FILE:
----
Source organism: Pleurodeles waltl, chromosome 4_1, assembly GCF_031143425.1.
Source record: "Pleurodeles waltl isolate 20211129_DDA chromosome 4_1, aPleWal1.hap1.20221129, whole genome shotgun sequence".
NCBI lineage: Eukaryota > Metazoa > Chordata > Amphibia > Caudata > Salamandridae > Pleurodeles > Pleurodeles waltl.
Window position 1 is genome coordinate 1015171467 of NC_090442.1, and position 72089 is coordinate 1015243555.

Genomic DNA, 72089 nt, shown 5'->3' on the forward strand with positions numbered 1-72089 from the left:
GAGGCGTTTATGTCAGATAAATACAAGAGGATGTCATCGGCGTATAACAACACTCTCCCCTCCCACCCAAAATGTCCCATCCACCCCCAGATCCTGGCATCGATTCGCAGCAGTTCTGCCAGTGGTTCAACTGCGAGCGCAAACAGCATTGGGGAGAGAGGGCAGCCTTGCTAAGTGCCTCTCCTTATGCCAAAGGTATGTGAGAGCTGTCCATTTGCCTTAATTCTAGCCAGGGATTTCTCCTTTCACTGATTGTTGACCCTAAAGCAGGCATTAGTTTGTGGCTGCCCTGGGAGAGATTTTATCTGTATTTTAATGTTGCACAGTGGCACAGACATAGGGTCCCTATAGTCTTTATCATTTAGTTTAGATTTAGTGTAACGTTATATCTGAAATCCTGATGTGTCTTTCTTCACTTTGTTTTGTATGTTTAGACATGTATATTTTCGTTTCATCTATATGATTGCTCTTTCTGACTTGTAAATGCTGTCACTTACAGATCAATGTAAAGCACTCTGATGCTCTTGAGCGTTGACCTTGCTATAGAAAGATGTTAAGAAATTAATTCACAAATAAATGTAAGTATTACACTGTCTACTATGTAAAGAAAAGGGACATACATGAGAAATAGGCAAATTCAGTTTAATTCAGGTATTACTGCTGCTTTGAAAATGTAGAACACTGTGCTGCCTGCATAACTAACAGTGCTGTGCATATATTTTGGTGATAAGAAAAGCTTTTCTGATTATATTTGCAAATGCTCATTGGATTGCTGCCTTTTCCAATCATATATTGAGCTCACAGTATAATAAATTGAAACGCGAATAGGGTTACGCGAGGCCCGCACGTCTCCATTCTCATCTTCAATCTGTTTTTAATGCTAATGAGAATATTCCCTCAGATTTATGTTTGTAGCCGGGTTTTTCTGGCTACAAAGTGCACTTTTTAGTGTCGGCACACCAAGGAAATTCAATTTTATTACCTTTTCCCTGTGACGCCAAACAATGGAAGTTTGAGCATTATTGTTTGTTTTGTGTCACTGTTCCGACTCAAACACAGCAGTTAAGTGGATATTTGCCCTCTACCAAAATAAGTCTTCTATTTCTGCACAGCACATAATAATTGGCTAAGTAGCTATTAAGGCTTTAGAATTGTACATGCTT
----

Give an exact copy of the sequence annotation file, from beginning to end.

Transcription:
Source organism: Pleurodeles waltl, chromosome 4_1, assembly GCF_031143425.1.
Source record: "Pleurodeles waltl isolate 20211129_DDA chromosome 4_1, aPleWal1.hap1.20221129, whole genome shotgun sequence".
NCBI lineage: Eukaryota > Metazoa > Chordata > Amphibia > Caudata > Salamandridae > Pleurodeles > Pleurodeles waltl.
Window position 1 is genome coordinate 1015171467 of NC_090442.1, and position 72089 is coordinate 1015243555.

Genomic DNA, 72089 nt, shown 5'->3' on the forward strand with positions numbered 1-72089 from the left:
GAGGCGTTTATGTCAGATAAATACAAGAGGATGTCATCGGCGTATAACAACACTCTCCCCTCCCACCCAAAATGTCCCATCCACCCCCAGATCCTGGCATCGATTCGCAGCAGTTCTGCCAGTGGTTCAACTGCGAGCGCAAACAGCATTGGGGAGAGAGGGCAGCCTTGCTAAGTGCCTCTCCTTATGCCAAAGGTATGTGAGAGCTGTCCATTTGCCTTAATTCTAGCCAGGGATTTCTCCTTTCACTGATTGTTGACCCTAAAGCAGGCATTAGTTTGTGGCTGCCCTGGGAGAGATTTTATCTGTATTTTAATGTTGCACAGTGGCACAGACATAGGGTCCCTATAGTCTTTATCATTTAGTTTAGATTTAGTGTAACGTTATATCTGAAATCCTGATGTGTCTTTCTTCACTTTGTTTTGTATGTTTAGACATGTATATTTTCGTTTCATCTATATGATTGCTCTTTCTGACTTGTAAATGCTGTCACTTACAGATCAATGTAAAGCACTCTGATGCTCTTGAGCGTTGACCTTGCTATAGAAAGATGTTAAGAAATTAATTCACAAATAAATGTAAGTATTACACTGTCTACTATGTAAAGAAAAGGGACATACATGAGAAATAGGCAAATTCAGTTTAATTCAGGTATTACTGCTGCTTTGAAAATGTAGAACACTGTGCTGCCTGCATAACTAACAGTGCTGTGCATATATTTTGGTGATAAGAAAAGCTTTTCTGATTATATTTGCAAATGCTCATTGGATTGCTGCCTTTTCCAATCATATATTGAGCTCACAGTATAATAAATTGAAACGCGAATAGGGTTACGCGAGGCCCGCACGTCTCCATTCTCATCTTCAATCTGTTTTTAATGCTAATGAGAATATTCCCTCAGATTTATGTTTGTAGCCGGGTTTTTCTGGCTACAAAGTGCACTTTTTAGTGTCGGCACACCAAGGAAATTCAATTTTATTACCTTTTCCCTGTGACGCCAAACAATGGAAGTTTGAGCATTATTGTTTGTTTTGTGTCACTGTTCCGACTCAAACACAGCAGTTAAGTGGATATTTGCCCTCTACCAAAATAAGTCTTCTATTTCTGCACAGCACATAATAATTGGCTAAGTAGCTATTAAGGCTTTAGAATTGTACATGCTT